On the bus, two pairs of identical twin toddlers poke each other in the face and giggle. One is wearing a bright scarlet wooly hat with two pom-poms on the top that enrages her; and she angrily takes it off every time her mum jams it on – a lifetime battle of wills in the making. The girls are dressed identically in sugar and spice pink and scarlet; to underline their distinctive similarity. “Look. I’ve got two of the same one.” The boys are in a mustard sludge colour; making the same point in a more “puppy dog tail” way. And so, we are branded and colour coded before we can talk. I recall one of the six year olds I used to try to teach to read saying very indignantly to me “Boys can’t wear PINK!” I was wearing a pink sweater at the time. I think the word he meant was “daren’t.”
Out the bus window at the bottom of the hill waiting to turn onto the Edgware road, climbing up the wall of one of those painfully thin first generation council houses that seem to exist nowhere other than Barnet – “Honey! I shrunk the house” – homes fit for heroes who weren’t quite heroic enough – there is a very small Santa seemingly caught mid burglary. Perhaps its his size, that of a wiry goblin, or the lack of any visible support or props – no sleigh or reindeer or even a ladder – that makes him look so menacing.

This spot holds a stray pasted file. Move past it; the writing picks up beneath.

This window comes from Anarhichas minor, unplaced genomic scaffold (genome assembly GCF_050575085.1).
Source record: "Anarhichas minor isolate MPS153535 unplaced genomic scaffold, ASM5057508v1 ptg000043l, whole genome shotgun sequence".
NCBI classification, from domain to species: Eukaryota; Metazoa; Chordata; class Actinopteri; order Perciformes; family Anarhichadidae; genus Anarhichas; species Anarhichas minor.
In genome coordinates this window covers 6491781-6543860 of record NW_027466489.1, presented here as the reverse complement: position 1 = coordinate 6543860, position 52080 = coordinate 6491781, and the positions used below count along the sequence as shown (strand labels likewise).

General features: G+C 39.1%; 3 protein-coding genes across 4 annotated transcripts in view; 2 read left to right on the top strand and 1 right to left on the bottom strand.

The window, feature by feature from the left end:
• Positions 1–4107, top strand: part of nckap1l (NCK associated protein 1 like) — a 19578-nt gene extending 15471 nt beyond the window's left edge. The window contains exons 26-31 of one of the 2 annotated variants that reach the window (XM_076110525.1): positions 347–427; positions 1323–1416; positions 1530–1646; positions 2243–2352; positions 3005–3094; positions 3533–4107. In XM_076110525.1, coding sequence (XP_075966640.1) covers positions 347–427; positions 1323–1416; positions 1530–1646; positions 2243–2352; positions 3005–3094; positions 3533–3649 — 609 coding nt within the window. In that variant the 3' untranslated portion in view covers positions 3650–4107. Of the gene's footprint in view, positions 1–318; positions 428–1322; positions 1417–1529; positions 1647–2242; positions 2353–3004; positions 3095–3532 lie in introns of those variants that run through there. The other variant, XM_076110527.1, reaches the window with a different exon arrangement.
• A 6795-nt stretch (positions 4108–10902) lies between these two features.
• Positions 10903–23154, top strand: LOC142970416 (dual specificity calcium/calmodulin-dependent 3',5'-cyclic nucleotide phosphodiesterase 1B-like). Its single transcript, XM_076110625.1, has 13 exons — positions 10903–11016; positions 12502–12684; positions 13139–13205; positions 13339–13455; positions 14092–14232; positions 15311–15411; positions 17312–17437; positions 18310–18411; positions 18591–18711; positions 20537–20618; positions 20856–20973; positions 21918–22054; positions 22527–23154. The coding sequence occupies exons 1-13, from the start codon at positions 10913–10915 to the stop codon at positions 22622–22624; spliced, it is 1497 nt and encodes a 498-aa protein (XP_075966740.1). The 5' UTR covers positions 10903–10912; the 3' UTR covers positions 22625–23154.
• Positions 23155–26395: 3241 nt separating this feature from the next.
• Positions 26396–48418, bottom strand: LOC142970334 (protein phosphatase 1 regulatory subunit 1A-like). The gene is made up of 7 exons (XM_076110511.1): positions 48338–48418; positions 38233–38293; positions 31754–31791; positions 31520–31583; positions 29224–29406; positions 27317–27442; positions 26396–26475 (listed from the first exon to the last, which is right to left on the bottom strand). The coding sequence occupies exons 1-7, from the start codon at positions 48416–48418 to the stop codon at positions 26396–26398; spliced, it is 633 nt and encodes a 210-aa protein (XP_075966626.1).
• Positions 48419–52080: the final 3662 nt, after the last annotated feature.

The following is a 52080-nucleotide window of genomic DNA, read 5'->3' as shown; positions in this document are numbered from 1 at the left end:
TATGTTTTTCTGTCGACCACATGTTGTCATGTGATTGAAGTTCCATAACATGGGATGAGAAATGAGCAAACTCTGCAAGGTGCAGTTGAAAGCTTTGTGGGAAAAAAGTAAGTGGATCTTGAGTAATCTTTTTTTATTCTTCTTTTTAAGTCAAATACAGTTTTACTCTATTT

In a sudden break with the norm, a huge chatter of Parakeets flashes across the milky sky above the Sainsbury store, glinting green in the pallid sunlight; still an exciting shock to see, like finding a bright shoal of tropical fish in a dull suburban pond.
In the store. a bloke wearing foam antlers looks miserably at the bananas.
In the evening, Christmas lights glow in windows – some elegantly soothing, in white or deep colours like a collection of gem stones in stained glass – some overloaded and crass, an embodiment of the principle that more is all too often less, and flashing manically like alarms – inducing just the thoughts of panic, migraine and epilepsy you need for a season of peace.